The text from my wife read, “We’re at the movie. I had 2 shots of honey bourbon before we left (yay for not driving)! Feeling very luxurious. I love you!”
I didn’t encourage my wife to go out with a friend this evening to earn any special treatment from her, but the thought of her buzzed and happy and feeling thankful when she got home certainly made me optimistic for, well, the sort of evening that unfolds when my wife is buzzed and happy and thankful.
I put away dinner and got all three kids into their pajamas at the closest to bedtime we’ve been all week. The thirdborn, at 19 months old, has a strict routine he wants to follow every night. It involves a particular book about a puppy (which I couldn’t find tonight), and humming a hymn, and holding hands to pray, and turning a white noise generator to “ocean waves,” and hugging three stuffed animals before pushing them away, and then flopping around forever. My wife usually goes through most of this routine with him in our room while I read three stories to the girls in their room.
My firstborn lost two stories today for behavior issues, which presented a logistical problem akin to getting a fox, a chicken, and a sack of grain across the river. The girls would share one story together. The secondborn would get two more stories apart from her older sister. The boy didn’t want to stay in the girls’ room, and I didn’t want to leave the oldest alone while everyone else went into my room and tried to go to sleep.
So I read everybody a story in the girls’ room, then switched rooms and put my firstborn in my bed and equipped her with headphones plugged into an iPad playing Disney Pandora. I hunkered down on a mattress on the floor with the second- and thirdborn. We read two stories—substituting a second-favorite book about ladybugs for the missing book about the puppy—then turned out the lights.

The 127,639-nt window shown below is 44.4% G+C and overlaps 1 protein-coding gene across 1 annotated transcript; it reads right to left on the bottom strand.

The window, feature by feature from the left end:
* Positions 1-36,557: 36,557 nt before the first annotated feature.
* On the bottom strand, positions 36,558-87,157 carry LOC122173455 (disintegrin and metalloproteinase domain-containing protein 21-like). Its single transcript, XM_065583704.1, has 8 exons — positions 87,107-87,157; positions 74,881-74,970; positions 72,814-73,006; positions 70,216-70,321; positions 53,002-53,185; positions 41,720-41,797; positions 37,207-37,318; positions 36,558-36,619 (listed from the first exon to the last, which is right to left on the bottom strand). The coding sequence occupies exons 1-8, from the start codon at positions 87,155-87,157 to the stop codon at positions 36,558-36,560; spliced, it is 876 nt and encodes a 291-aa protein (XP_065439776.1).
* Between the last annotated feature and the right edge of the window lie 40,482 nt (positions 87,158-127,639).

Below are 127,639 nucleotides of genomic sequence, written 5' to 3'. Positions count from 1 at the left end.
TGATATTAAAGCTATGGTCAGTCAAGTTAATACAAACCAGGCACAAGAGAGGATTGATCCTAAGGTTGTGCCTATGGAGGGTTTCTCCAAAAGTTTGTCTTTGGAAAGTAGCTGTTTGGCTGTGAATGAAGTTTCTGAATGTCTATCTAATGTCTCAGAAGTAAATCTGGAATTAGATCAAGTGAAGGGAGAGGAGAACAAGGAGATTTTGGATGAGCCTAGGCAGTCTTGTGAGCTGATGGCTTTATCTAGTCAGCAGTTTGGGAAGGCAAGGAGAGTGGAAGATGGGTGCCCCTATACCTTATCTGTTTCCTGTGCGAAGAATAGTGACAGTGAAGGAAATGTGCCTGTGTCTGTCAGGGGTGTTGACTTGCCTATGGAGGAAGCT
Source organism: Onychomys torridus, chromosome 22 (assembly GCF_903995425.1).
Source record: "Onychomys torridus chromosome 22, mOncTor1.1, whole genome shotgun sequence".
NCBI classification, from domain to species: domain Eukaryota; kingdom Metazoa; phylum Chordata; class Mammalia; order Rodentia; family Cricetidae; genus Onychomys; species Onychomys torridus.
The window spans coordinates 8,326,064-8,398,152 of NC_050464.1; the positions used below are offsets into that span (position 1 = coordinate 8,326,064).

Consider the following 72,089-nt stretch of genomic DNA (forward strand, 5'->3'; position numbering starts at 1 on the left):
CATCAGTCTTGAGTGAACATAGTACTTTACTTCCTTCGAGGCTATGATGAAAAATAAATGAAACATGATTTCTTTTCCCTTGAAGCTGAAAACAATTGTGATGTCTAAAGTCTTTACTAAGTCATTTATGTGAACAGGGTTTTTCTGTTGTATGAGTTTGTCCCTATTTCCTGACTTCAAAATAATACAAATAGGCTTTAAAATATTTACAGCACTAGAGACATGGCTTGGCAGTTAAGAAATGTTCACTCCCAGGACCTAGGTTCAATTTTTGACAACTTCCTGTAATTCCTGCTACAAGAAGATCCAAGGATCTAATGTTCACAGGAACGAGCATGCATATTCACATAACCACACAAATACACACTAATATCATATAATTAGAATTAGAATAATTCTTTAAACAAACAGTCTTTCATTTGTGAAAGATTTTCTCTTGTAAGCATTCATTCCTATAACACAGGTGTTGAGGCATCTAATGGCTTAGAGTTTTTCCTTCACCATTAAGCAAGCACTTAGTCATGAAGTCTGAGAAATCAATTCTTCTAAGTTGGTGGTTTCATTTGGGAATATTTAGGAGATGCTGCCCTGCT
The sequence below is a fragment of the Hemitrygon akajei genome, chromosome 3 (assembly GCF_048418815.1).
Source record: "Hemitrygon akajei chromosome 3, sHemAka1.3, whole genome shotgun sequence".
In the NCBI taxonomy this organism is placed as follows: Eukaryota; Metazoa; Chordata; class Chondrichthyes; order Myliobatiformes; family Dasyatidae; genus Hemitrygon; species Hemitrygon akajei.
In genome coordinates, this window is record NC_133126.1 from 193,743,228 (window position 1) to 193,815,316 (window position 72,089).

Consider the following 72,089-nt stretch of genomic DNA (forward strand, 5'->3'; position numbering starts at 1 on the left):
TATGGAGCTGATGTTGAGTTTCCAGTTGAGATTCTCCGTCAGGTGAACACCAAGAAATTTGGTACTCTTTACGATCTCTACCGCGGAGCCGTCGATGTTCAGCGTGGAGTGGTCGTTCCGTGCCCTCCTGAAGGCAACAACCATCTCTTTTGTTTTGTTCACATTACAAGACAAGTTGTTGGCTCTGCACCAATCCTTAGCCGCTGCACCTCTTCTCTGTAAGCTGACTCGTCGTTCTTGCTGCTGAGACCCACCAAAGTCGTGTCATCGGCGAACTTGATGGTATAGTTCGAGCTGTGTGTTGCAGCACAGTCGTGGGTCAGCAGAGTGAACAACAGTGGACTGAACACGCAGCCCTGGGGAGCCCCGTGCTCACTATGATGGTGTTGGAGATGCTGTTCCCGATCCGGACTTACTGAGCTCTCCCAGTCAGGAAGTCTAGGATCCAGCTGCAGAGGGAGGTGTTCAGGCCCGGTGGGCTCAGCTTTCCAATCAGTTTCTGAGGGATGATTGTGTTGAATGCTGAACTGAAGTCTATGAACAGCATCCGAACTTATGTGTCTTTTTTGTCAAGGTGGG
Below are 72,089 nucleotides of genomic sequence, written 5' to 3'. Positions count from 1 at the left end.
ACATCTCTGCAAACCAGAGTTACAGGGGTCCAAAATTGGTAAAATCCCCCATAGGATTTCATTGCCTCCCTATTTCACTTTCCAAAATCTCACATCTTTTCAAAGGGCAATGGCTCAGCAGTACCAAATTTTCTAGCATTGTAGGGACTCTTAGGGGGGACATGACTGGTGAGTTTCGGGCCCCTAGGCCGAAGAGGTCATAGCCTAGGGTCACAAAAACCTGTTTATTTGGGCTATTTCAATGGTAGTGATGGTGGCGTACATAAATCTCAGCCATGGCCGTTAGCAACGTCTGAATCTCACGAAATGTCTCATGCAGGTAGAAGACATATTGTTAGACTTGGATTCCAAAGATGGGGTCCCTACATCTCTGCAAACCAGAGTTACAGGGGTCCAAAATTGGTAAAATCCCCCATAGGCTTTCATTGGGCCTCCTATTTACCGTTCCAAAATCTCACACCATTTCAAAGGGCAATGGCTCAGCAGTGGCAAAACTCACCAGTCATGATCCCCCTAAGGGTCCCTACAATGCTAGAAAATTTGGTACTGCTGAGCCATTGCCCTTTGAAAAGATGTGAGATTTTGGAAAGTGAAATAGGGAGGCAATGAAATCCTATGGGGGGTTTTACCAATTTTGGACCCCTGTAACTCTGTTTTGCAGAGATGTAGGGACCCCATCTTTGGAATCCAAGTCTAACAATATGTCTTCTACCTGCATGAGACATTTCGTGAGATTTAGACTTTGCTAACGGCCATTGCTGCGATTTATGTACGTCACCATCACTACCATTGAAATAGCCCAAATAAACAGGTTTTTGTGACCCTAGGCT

Surprisingly, it all worked.
My son rolled and kicked, and my secondborn curled up on my legs, but everybody nodded off, one by one. When the last kid started breathing in that heavy “now I’m sure he’s asleep” way, I extricated myself from the tangle, congratulated myself on successfully figuring out the bedtime puzzle, and headed out of the room to do a little last-minute cleaning.
Upon descending the stairs I saw—serendipitously!—my wife just arriving at the back door. I went to let her in. And noticed her tear-filled eyes.
“Are you OK?” she asked, somewhere between a frantic gasp and a sob.
Before I explain why she asked that, let me set some more of the scene:
My son has recently figured out how to open our front door. During this past rainy weekend, I heard it slam and looked out our front window to see the guy purposefully limping down toward the street, one foot shoved into a yellow boot, the other bare. Tonight, I made sure I locked it. I’m getting into the habit.
I locked the back door behind me when I came home from work.
I often turn off my work cell phone in the evening, because it’s my work cell phone.
I left my personal cell phone in the girls’ room when I decided to move everybody into ours. I left my laptop in there, too.
The portable phone in our room (yes, we still have a land line) never made it back onto its charging base the last time we got a call (I’m note sure when that was, because only my parents, the blood bank, and telemarketers call the land line). Its battery had died.
We usually keep a window or two cracked in our bedroom for airflow, but we closed them both during the aforementioned recent rains and haven’t reopened them.
Got all that?
Here are the texts my wife sent me later in the evening, about half an hour before I came downstairs:
“I’m home and locked out.”
“Please let me in the house.”
There were also messages on my phone (“Hello? It’s your wife! I’m locked out of the house. Can you let me in please?”) and the house answering machine.
The Facebook message she sent read, “I’m locked out of the house.”
The white noise generator and faint strains of “Hakuna Matata” coming from my daughter’s headphones, coupled with my humming “Come Thou Fount of Every Blessing” for my son, apparently drowned out my wife’s shouts from the driveway. And her pounding on the doors. And the doorbell.
My trip downstairs to find her knocking on the back door was serendipitous only in that her own cell phone battery had just died and she was out of options for trying to reach me.
But she really liked The LEGO Movie.